The idea that an income equivalent to a salary of £34,000 “will thrust families into poverty” is absolutely abhorrent to the people who are forced, by the threat of expropriation and violence, to pay for it, people who are sneered at as “middle class”. I would not be surprised if the Government quietly persuaded enough of its supporters in the Lords to stay away from yesterday’s vote, to ensure a right royal battle on ground on which it is absolutely certain of the public’s support.

Good luck, lefties, trying to persuade anyone that an income equivalent £34,000 a year salary is going to thrust anyone into “poverty”. I suspect the Government is absolutely delighted to have this in the news for a few more weeks. “Labour wants to pay its voters more than you earn”.

Offense-Taking redux.

Apatosaurus excelsus, wearing display plumage.

At wednesday’s Prime Ministers’ Questions, Dennis Skinner, the Beast of Bolsover asked a question about how the Wicked PM invited a representative of Hitler Satan Rupert Murdoch “into the heart of Government”. The prime minister responded by answering the question saying he’d love to give evidence to the Leveson inquiry, then added..

“…There’s no need to go to the Natural History Museum to see a dinosaur, just come to the House of Commons at half-past-twelve…”

Skinner, who’s himself been banned for his parliamentary insults to “the Boy George” Osborne’s alleged use of Coke & Brasses (remarks he defended by saying “they were in the ‘News of the World’ [owned by one R. Murdoch’s News Corp], you can look it up”) merely shrugged. I may disagree deeply with Mr Skinner’s politics, but he’s a parliamentary bruiser, who can take the rough and tumble.

Paul Flynn, who thinks a firm handshake “assault” is not so robust, accusing the prime-minister of “ageism”. You need to work pretty hard to find offence in calling the sine qua non of Old Labour a “dinoasuar”, an epithet often used to describe those on both sides whose antediluvean politics are still fighting battles long lost and won. The insult is pretty mild, and describes the man’s politics, not his age. As Paul Flynn, unfortunately an MP of Long standing well knows.

This offence-seeking needs to stop, and Paul Flynn (who thinks a British Jew can’t be ambassador to Israel because of “divided loyalties”) needs to man up or get out of politics.

Chris Williamson MP & Liz Kendall MP. Lying or Ignorant?

This morning, feebly groping for good news after a disastrous conference, Leicester MP Liz Kendall pointed to some You Gov data from June, which suggested that Labour enjoy a 19% lead on “party closest to women’s voters & understands their views“. This is the desperate data-mining which is common currency on the left, so I called both her and Chris Williamson, Labour MP for Derby North, who retweeted, on it.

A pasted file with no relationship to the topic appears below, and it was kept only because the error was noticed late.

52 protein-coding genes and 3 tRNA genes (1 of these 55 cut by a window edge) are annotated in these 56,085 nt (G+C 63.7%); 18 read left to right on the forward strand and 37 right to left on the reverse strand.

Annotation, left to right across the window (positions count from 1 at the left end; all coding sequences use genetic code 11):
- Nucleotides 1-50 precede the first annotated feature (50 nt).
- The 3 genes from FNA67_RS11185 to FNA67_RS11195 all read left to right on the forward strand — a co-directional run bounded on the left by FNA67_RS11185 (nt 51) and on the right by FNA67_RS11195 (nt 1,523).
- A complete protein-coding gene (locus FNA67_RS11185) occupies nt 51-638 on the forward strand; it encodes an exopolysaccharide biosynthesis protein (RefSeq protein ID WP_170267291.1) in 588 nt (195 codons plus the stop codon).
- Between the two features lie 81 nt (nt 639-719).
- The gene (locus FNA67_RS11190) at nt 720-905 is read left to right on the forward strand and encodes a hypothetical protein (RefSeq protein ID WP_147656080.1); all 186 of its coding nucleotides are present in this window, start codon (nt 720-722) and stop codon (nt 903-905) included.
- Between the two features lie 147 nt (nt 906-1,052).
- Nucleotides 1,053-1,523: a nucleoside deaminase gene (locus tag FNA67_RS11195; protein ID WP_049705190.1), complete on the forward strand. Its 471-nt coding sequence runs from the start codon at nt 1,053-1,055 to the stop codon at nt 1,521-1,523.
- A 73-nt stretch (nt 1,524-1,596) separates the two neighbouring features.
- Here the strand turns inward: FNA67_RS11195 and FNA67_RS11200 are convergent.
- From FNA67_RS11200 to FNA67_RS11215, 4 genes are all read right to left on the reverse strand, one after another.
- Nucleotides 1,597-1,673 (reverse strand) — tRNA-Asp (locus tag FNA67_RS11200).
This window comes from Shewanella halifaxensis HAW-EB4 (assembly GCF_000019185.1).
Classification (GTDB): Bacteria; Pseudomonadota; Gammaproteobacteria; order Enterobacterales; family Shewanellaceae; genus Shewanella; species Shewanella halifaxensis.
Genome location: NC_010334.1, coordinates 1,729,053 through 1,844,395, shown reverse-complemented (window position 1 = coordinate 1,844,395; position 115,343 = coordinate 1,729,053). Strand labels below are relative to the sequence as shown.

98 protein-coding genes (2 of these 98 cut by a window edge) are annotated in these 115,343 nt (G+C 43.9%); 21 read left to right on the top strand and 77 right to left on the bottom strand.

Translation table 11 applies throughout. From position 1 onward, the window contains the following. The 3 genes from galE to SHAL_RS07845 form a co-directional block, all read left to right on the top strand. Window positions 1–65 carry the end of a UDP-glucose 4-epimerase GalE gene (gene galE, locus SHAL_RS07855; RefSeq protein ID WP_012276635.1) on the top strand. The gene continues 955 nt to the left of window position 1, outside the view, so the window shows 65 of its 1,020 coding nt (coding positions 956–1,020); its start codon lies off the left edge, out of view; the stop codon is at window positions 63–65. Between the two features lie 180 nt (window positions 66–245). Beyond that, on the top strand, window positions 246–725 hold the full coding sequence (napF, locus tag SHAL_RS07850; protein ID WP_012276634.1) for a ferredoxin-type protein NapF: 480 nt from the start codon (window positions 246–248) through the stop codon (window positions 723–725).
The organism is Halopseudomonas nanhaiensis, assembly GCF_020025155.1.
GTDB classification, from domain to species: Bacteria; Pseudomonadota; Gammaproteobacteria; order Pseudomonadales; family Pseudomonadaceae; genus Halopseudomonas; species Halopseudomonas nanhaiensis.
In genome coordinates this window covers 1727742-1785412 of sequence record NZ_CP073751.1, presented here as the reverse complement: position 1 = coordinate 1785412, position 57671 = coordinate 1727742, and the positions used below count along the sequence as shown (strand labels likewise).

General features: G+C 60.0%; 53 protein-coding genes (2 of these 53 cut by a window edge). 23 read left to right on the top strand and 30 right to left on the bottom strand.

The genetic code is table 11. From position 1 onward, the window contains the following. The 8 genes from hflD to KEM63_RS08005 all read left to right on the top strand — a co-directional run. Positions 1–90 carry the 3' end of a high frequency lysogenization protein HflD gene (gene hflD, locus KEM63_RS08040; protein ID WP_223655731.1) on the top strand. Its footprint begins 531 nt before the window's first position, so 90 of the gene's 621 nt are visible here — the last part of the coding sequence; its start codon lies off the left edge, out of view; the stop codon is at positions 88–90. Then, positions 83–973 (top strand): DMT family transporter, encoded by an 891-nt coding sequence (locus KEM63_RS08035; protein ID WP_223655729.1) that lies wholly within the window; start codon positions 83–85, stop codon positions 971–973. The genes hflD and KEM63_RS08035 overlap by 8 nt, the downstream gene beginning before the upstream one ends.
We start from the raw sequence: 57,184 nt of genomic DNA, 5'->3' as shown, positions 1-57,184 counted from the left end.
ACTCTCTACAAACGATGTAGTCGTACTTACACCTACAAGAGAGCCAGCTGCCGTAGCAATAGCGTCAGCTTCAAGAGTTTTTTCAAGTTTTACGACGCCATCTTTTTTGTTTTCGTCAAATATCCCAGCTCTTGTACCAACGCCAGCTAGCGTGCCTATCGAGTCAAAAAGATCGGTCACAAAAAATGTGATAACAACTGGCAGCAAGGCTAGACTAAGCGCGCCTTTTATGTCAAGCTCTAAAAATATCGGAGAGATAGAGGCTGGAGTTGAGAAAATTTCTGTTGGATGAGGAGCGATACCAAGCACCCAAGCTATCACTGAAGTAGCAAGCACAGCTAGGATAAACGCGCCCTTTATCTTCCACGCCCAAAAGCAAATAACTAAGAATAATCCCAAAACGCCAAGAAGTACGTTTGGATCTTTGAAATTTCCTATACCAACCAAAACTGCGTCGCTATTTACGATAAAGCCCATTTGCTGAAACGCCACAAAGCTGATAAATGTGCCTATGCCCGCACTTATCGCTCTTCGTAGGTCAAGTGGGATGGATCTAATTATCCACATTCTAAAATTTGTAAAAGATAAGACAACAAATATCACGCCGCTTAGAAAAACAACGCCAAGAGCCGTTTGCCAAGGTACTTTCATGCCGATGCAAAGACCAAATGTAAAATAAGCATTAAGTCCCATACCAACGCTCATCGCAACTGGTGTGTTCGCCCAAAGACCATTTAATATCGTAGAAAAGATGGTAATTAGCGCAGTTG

is that the sound of a barrel being scraped? How far behind are Labour on the economy? How’s Ed doing?

They both responded. Chris Williamson MP

claims & I are scraping the barrel for pointing out Labour has 13 point poll lead over Tories amongst women

of course, Labour didn’t then nor now have “a 19% lead amongst women”. Their lead was smaller than it was for men, a FACT an MP like Williamson will have known. Liz Kendal too made the same, stupid, incorrect point.

views & concerns of 50% of electorate ‘scraping barrel’? Enough said…

First this is old data, and it’s an occasional question. However EVEN AT THE TIME, the labour lead amongst women was SMALLER than it was amongst men. So the claim that the Tories, and by extension, me are not concerned by women’s issues is ridiculous. Of course, Labour, the party of identity politics is going to have a lead amongst the kind of people for whom women’s issues (which Labour probably think mean abortion and childcare, issues on which I’m probably closer to Labour than the Tories). However the Tories undeniably enjoy a stronger position amongst women than men, at the time, and now. So by women’s OWN responses, the Tories better answer Women’s concerns then they do for men.

This kind of ‘pick a leading question which gives a Labour lead, extrapolate wildly and then suggest the Tories are anti this issue’ is common on the left. Indeed Posts headlined ‘polls suggest voters reject Tory cuts on ….” accounts for about half the posts on Liberal Conspiracy. Such “analysis” is fine when a hack like Sunny Hundal indulges himself in it. however this is a flagrant abuse of statistics, or to put it another way, lying.

I expect better from my elected representatives, even Labour ones, and wouldn’t mind an apology from Mr Williamson and Ms Kendall, for suggesting that I’m sexist or Anti-women for suggesting that people, women included, think ‘the economy’ and the performance of a potential PM (which, unfortunately for Labour, Ed Miliband currently is) to be a more important a question right now than ‘women’s issues’, about which YouGov can’t even be bothered to ask regularly.

So. Which is it Chris & Liz, Lying or Ignorant?

Labour’s “principles”.

If you want one paragraph to sum up the unprincipled evil of Labour, This one on Labour-Uncut by Dan Hodges

“You begin by deciding where you want to position yourself politically. You then develop a policy framework to support that positioning. And finally you construct a philosophical and intellectual narrative to define your programme as you sell it to the electorate”

is it.